It cannot, however, be denied that there are some amongst his adversaries (Mr. Pitt's) with whom he consistently avoids the encounter: for he fails in obtaining the applause even of his friends, whenever he opposes himself to that man « Virgil.

(Mr. Sheridan), whose talents as an orator, or a disputant, are so eminently great; who penetrates into every subject of whatever nature, and understands every weapon exercised in its defence; who rivals Hyperides and Lysias in acuteness, and Menander and Aristophanes in wit.

From the above character Mr. Pitt, with conscious inferiority, sometimes recedes, as if anxious for a pretext to avoid controversy. When he is unable to do this, he forsakes his sarcastic and twisted mode of disputation, and begins to render praise to his opponent, in a manner which shows how greatly he fears him. It would be surprising, indeed, if he, and especially a young man, who contends with Sheridan, did not throw away his weapons, and spare his unavailing powers. The more subtle and inveterate disputants, it becomes either to be silent altogether, or to listen with respectful deference; for, to a profound knowledge of affairs, Sheridan unites all the essential accomplishments of the orator. His vein of humour is great and delightful; his erudition is polite, elegant, and extensive; his quickness of apprehension, and acuteness of reply, are really wonderful; besides which, he upon all occasions discovers the most ingenuous and exquisite urbanity.

It is believed that an orator', however moderately accomplished, if he has any merit at all, can secure the attention of his audience. For my part, great as is the crowd of the minister's friends, I have seldom met with one who can, in aDy respect, compare with Sheridan. I have among them found several not defective in ability, but without oratorical ability. The attainments of some of them are very scanty indeed; their natural talents much more so: they are so far from being eloquent speakers, that they do not merit the appellation of speakers at all. Others of them are obscure and new made men; becoming orators very suddenly, and distinguished by their rude vulgarity of style. We will therefore suffer the crowd, the bold Gyas, and 'the bold Cloanthus, to pass unnoticed, as men who cannot speak with elegance, ind are inadequate to the labour of thinking. There are two whom I place in the same scale with Sheridan; one of whom may be called the leader of the combat, the other is the second part actor.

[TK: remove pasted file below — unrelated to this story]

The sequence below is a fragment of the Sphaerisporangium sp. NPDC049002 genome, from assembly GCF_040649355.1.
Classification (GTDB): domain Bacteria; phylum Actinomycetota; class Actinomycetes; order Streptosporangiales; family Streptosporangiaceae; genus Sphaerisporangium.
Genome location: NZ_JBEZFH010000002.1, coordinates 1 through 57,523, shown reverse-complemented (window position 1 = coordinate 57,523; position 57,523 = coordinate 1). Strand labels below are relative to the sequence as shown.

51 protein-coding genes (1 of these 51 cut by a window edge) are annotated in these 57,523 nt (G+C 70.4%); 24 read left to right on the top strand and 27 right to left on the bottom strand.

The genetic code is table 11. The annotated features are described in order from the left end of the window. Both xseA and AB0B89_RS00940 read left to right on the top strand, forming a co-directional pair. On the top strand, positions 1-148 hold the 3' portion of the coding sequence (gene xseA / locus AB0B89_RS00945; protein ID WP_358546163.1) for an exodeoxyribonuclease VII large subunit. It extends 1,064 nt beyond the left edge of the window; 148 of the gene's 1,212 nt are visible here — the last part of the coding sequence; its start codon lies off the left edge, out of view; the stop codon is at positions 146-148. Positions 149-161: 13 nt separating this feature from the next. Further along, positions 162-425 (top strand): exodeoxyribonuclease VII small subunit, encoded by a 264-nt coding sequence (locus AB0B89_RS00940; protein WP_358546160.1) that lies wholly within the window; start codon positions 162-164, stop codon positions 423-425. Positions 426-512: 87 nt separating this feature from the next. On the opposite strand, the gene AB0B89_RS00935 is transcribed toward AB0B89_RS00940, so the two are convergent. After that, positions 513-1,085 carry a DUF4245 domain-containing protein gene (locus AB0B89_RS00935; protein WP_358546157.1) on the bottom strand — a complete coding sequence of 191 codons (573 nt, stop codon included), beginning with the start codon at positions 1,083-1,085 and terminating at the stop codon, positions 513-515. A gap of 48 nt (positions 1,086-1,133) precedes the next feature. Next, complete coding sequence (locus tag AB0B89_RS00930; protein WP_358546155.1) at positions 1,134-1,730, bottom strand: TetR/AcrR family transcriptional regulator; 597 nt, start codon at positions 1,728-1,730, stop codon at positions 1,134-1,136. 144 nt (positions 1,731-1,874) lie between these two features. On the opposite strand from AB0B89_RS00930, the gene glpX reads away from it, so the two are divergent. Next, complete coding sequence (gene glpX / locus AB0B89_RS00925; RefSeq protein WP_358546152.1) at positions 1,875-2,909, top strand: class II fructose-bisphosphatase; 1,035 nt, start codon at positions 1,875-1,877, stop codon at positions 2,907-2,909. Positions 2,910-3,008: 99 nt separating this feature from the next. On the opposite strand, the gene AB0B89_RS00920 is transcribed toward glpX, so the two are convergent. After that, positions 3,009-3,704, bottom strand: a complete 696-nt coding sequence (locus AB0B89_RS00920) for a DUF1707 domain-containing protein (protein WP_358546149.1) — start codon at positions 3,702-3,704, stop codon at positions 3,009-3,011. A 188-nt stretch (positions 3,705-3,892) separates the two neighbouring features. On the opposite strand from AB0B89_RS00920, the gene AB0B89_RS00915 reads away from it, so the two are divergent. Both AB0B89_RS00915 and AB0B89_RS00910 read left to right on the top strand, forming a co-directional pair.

The celerity of the minister in action is ever so prompt and so prepared, that nothing can possibly be more specious. But Sheridan excels him in acuteness, and sometimes in diligence; always in poignancy and wit.

Next to the minister, but with a long interval of distance—next to him, however, is Grenville; who, unequal, and indeed vanquished in the contest, has still carried from it the no mean honour of having contended with Sheridan. This young man has a sufficient share of learning, a prudent and careful considerateness, and a commendable share of industry. But to him, in expediting and perfecting affairs, Sheridan is far superior; and combines, what is very difficult indeed to accomplish, conciseness with ornament.

There may be orators of very great excellence, who differ essentially from each other. We will therefore venture to compare Sheridan with some

Vol. n. 11